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Forum topic by woodklutz posted 387 days ago 1230 views 0 times favorited 16 replies Add to Favorites Watch
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221 posts in 1366 days

387 days ago

Topic tags/keywords: question tablesaw

Gr ripper is highly touted as the ultimate safety device to use on a table saw. Aside from SawStop. I would like to know if any LJ’s have had a slipping problem? All that I read is that it is great but a little expensive. I did read the blog about a kick back incident but nothing more. There is nothing more important than shop safety and regardless of the cost is this the item to add?

-- honing my craft one mistake at a time.

16 replies so far

View CessnaPilotBarry's profile


877 posts in 708 days

#1 posted 387 days ago

I think safety is important enough that I have a SawStop and an Excalibur overarm guard, but I don’t see the need for a GRRRripper.

I’m a big believer in purpose made consumable push devices. They’re super fast and simple to make, and pretty much free, made from plywood and MDF offcuts. Most are various iterations of notched blocks, often where the blade is allowed to cut into them. As they pass directly through the cut, they fully push and hold down both the keeper and scrap.

Most are simply a suitably sized rectangle with a notch along the bottom. I don’t bother shaping them, cutting handles, etc…

Here’s an example from the web:

-- It's all good, if it's wood...

View Tennessee's profile


1447 posts in 1112 days

#2 posted 387 days ago

I agree with Barry. With a decent sized pushstick, the worst that could happen is the saw flies it out of your hand, and your hand is already above the saw blade, so not too bad if you stay to one side as you should. I can’t see how a GRRRipper could possibly hold a piece of wood that is totally in reverse due to a 2 or 3HP motor turning a saw blade that has caught.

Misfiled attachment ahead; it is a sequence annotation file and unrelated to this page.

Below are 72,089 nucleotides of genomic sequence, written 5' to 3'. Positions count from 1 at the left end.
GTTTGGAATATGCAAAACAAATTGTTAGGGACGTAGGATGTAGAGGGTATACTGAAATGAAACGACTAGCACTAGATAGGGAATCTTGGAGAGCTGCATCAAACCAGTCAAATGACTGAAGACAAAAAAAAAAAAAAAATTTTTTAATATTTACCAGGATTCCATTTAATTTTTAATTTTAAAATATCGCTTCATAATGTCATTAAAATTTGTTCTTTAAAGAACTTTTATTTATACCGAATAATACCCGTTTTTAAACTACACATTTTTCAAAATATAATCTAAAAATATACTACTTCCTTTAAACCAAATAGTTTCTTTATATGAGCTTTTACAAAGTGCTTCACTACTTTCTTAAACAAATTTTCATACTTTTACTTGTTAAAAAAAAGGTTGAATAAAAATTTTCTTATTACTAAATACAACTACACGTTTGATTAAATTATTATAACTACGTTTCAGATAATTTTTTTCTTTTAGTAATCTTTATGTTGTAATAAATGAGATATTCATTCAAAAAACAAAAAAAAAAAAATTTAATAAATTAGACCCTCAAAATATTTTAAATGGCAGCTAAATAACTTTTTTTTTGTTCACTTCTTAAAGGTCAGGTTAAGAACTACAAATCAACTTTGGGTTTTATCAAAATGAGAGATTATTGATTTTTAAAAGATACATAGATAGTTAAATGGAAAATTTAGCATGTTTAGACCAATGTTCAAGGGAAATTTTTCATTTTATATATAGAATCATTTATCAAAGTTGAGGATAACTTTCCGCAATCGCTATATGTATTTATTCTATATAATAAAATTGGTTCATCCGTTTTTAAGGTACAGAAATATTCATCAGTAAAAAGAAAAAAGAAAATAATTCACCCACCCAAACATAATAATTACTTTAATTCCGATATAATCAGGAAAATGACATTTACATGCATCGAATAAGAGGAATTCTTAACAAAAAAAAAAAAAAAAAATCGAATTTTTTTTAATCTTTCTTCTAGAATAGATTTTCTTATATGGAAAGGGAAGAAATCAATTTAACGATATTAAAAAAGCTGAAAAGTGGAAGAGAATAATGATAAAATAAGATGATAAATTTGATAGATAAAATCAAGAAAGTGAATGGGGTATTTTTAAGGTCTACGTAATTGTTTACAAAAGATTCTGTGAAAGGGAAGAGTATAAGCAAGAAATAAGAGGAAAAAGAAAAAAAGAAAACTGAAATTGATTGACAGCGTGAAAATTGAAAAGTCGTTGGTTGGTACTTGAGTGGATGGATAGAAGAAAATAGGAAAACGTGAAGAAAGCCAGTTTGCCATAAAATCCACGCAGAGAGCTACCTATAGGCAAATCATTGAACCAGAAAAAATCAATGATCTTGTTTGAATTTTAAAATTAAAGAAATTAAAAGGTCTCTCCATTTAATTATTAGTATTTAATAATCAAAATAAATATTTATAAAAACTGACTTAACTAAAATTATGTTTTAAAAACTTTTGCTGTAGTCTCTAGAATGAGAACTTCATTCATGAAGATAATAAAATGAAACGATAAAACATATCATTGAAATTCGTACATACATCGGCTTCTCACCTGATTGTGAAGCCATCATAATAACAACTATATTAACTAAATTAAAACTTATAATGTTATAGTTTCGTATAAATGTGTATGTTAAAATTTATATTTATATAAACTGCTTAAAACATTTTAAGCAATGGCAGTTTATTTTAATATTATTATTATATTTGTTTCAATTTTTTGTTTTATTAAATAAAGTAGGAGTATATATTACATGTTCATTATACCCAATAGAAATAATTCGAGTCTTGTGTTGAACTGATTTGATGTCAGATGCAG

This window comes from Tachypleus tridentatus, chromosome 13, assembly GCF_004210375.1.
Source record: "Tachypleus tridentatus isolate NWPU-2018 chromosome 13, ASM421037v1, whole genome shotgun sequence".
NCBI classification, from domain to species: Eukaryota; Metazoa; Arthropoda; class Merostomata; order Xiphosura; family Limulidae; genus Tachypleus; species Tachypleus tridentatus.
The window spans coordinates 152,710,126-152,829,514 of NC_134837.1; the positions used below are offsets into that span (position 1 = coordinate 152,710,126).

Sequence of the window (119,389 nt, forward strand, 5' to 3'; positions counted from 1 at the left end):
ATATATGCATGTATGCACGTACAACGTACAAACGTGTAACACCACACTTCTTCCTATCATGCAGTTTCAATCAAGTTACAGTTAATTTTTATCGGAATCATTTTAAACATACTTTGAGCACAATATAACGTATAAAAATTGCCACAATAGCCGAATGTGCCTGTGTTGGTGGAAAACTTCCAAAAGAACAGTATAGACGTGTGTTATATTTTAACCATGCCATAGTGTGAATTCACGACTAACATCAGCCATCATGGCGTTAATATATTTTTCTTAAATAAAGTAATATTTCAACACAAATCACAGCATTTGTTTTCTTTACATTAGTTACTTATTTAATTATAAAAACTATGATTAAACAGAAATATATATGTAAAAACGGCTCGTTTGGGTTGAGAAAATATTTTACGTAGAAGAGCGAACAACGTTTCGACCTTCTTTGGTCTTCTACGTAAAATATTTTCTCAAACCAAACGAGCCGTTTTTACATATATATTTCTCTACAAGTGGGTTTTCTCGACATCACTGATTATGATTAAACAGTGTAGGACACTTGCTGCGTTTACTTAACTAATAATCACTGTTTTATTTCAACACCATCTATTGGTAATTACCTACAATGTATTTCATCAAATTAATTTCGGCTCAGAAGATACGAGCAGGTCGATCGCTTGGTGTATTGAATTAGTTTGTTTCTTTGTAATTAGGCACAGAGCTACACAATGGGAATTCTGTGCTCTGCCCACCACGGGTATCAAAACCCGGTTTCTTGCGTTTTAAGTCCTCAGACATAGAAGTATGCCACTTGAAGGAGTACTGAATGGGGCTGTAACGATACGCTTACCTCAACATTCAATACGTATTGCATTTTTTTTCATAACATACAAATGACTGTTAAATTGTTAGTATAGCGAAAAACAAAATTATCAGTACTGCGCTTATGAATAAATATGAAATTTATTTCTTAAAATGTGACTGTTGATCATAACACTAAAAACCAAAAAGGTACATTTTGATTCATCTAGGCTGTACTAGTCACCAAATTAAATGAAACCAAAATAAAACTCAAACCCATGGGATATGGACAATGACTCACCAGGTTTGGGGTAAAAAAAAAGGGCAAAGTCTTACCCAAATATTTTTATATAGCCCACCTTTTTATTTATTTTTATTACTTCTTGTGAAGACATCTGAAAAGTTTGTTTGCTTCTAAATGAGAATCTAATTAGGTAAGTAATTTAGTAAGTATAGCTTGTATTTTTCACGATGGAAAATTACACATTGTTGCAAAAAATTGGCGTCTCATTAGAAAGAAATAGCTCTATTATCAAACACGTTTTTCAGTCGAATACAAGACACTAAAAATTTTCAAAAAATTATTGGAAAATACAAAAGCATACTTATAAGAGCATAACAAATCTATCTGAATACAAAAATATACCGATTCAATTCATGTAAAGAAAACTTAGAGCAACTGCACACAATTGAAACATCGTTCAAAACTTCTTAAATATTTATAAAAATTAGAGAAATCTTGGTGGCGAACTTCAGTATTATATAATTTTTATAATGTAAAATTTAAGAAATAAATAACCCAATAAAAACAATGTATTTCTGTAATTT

-- Paul, Tennessee,

View Mark E.'s profile

Mark E.

370 posts in 2341 days

#3 posted 387 days ago

I have a pair of Grrripers (is that enough r’s). They get used a lot at the router table and shaper. I have also used them at the bandsaw when re-sawing.

I rarely use them at the tablesaw.

-- Mark

View Fuzzy's profile


289 posts in 2586 days

#4 posted 387 days ago

GRRRRIPPERS are GRRRREAT …but, until you try them for yourself, you will probably remain a skeptic.

True, they can’t hold a piece of wood that is in a kickback situation … what they WILL DO is give you absolute control of the piece to prevent the occurrance in the first place.

-- - dabbling in sarcasm is foolish … if you’re not proficient at it, you end up looking stupid … ... ...

View Jeff in Huntersville's profile

Jeff in Huntersville

398 posts in 1792 days

#5 posted 387 days ago

I have a pair of Grrrippers that I wanted to cut small pieces on the tablesaw. I did great until I had a kick-back. Now I either use a bandsaw or a smaller craft tablesaw.

View Loren's profile


7231 posts in 2246 days

#6 posted 387 days ago

I have a couple. I haven’t used them in a long time. Small
strips I rip on the band saw. It’s safer and results in nicer
parts. Planing of thickness sanding to final dimension is